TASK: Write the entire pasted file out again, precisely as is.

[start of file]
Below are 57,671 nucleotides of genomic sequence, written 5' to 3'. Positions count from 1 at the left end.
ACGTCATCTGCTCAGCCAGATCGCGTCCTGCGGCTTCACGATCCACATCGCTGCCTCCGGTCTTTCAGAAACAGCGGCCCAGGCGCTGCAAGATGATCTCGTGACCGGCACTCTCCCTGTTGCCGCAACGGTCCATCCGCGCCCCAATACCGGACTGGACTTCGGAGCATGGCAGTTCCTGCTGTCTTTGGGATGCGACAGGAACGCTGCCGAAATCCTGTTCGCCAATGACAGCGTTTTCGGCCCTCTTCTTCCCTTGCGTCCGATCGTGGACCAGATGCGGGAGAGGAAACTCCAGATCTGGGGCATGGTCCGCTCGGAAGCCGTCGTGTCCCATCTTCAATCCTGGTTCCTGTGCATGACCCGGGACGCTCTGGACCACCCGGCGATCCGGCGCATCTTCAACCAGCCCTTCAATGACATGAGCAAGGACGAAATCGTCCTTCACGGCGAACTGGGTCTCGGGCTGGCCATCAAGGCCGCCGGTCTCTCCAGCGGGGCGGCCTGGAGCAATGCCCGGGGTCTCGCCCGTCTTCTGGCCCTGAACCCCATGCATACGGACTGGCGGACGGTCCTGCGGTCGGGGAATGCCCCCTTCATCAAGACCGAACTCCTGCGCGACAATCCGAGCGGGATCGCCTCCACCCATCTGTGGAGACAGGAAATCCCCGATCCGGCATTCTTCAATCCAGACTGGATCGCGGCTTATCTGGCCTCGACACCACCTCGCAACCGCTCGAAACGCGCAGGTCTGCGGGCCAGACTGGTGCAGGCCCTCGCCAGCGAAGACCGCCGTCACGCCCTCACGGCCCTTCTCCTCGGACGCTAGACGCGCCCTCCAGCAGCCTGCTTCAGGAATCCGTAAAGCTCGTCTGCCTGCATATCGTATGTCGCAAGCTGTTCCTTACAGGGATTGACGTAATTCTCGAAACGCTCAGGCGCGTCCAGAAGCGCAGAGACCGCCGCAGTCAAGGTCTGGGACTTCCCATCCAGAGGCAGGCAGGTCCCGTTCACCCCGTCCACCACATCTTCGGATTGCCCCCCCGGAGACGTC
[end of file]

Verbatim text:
Below are 57,671 nucleotides of genomic sequence, written 5' to 3'. Positions count from 1 at the left end.
ACGTCATCTGCTCAGCCAGATCGCGTCCTGCGGCTTCACGATCCACATCGCTGCCTCCGGTCTTTCAGAAACAGCGGCCCAGGCGCTGCAAGATGATCTCGTGACCGGCACTCTCCCTGTTGCCGCAACGGTCCATCCGCGCCCCAATACCGGACTGGACTTCGGAGCATGGCAGTTCCTGCTGTCTTTGGGATGCGACAGGAACGCTGCCGAAATCCTGTTCGCCAATGACAGCGTTTTCGGCCCTCTTCTTCCCTTGCGTCCGATCGTGGACCAGATGCGGGAGAGGAAACTCCAGATCTGGGGCATGGTCCGCTCGGAAGCCGTCGTGTCCCATCTTCAATCCTGGTTCCTGTGCATGACCCGGGACGCTCTGGACCACCCGGCGATCCGGCGCATCTTCAACCAGCCCTTCAATGACATGAGCAAGGACGAAATCGTCCTTCACGGCGAACTGGGTCTCGGGCTGGCCATCAAGGCCGCCGGTCTCTCCAGCGGGGCGGCCTGGAGCAATGCCCGGGGTCTCGCCCGTCTTCTGGCCCTGAACCCCATGCATACGGACTGGCGGACGGTCCTGCGGTCGGGGAATGCCCCCTTCATCAAGACCGAACTCCTGCGCGACAATCCGAGCGGGATCGCCTCCACCCATCTGTGGAGACAGGAAATCCCCGATCCGGCATTCTTCAATCCAGACTGGATCGCGGCTTATCTGGCCTCGACACCACCTCGCAACCGCTCGAAACGCGCAGGTCTGCGGGCCAGACTGGTGCAGGCCCTCGCCAGCGAAGACCGCCGTCACGCCCTCACGGCCCTTCTCCTCGGACGCTAGACGCGCCCTCCAGCAGCCTGCTTCAGGAATCCGTAAAGCTCGTCTGCCTGCATATCGTATGTCGCAAGCTGTTCCTTACAGGGATTGACGTAATTCTCGAAACGCTCAGGCGCGTCCAGAAGCGCAGAGACCGCCGCAGTCAAGGTCTGGGACTTCCCATCCAGAGGCAGGCAGGTCCCGTTCACCCCGTCCACCACATCTTCGGATTGCCCCCCCGGAGACGTC